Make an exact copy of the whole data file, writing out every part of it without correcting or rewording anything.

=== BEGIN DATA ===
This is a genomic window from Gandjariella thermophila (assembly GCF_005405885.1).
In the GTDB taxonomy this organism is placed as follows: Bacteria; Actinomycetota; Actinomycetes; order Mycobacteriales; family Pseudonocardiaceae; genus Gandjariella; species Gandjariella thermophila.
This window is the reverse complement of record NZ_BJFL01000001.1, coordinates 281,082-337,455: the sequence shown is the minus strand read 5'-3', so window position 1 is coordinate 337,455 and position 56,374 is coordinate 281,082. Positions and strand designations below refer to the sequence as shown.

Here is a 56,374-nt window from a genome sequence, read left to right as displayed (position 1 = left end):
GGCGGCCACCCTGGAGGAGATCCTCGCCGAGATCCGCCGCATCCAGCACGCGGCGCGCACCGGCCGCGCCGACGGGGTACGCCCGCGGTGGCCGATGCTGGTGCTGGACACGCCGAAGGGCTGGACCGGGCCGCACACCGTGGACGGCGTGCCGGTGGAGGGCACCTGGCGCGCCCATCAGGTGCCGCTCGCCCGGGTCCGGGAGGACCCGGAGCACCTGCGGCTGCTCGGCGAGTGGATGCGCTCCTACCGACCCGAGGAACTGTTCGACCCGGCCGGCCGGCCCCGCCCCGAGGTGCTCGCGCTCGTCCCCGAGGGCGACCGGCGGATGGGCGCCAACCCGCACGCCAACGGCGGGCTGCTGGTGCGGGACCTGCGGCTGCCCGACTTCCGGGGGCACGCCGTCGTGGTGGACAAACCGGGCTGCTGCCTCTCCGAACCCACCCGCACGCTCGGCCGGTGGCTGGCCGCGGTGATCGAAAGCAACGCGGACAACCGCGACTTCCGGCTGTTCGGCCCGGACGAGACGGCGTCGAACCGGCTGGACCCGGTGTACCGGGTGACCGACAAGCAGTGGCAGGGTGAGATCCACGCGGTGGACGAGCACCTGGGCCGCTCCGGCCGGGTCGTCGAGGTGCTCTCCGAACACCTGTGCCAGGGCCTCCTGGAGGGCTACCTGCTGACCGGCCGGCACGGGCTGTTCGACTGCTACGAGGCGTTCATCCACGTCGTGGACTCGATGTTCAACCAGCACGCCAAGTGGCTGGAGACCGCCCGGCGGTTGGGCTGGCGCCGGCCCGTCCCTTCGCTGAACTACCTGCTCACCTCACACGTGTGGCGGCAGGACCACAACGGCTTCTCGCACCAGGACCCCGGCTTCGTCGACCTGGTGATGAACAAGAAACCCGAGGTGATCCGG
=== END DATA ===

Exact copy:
This is a genomic window from Gandjariella thermophila (assembly GCF_005405885.1).
In the GTDB taxonomy this organism is placed as follows: Bacteria; Actinomycetota; Actinomycetes; order Mycobacteriales; family Pseudonocardiaceae; genus Gandjariella; species Gandjariella thermophila.
This window is the reverse complement of record NZ_BJFL01000001.1, coordinates 281,082-337,455: the sequence shown is the minus strand read 5'-3', so window position 1 is coordinate 337,455 and position 56,374 is coordinate 281,082. Positions and strand designations below refer to the sequence as shown.

Here is a 56,374-nt window from a genome sequence, read left to right as displayed (position 1 = left end):
GGCGGCCACCCTGGAGGAGATCCTCGCCGAGATCCGCCGCATCCAGCACGCGGCGCGCACCGGCCGCGCCGACGGGGTACGCCCGCGGTGGCCGATGCTGGTGCTGGACACGCCGAAGGGCTGGACCGGGCCGCACACCGTGGACGGCGTGCCGGTGGAGGGCACCTGGCGCGCCCATCAGGTGCCGCTCGCCCGGGTCCGGGAGGACCCGGAGCACCTGCGGCTGCTCGGCGAGTGGATGCGCTCCTACCGACCCGAGGAACTGTTCGACCCGGCCGGCCGGCCCCGCCCCGAGGTGCTCGCGCTCGTCCCCGAGGGCGACCGGCGGATGGGCGCCAACCCGCACGCCAACGGCGGGCTGCTGGTGCGGGACCTGCGGCTGCCCGACTTCCGGGGGCACGCCGTCGTGGTGGACAAACCGGGCTGCTGCCTCTCCGAACCCACCCGCACGCTCGGCCGGTGGCTGGCCGCGGTGATCGAAAGCAACGCGGACAACCGCGACTTCCGGCTGTTCGGCCCGGACGAGACGGCGTCGAACCGGCTGGACCCGGTGTACCGGGTGACCGACAAGCAGTGGCAGGGTGAGATCCACGCGGTGGACGAGCACCTGGGCCGCTCCGGCCGGGTCGTCGAGGTGCTCTCCGAACACCTGTGCCAGGGCCTCCTGGAGGGCTACCTGCTGACCGGCCGGCACGGGCTGTTCGACTGCTACGAGGCGTTCATCCACGTCGTGGACTCGATGTTCAACCAGCACGCCAAGTGGCTGGAGACCGCCCGGCGGTTGGGCTGGCGCCGGCCCGTCCCTTCGCTGAACTACCTGCTCACCTCACACGTGTGGCGGCAGGACCACAACGGCTTCTCGCACCAGGACCCCGGCTTCGTCGACCTGGTGATGAACAAGAAACCCGAGGTGATCCGG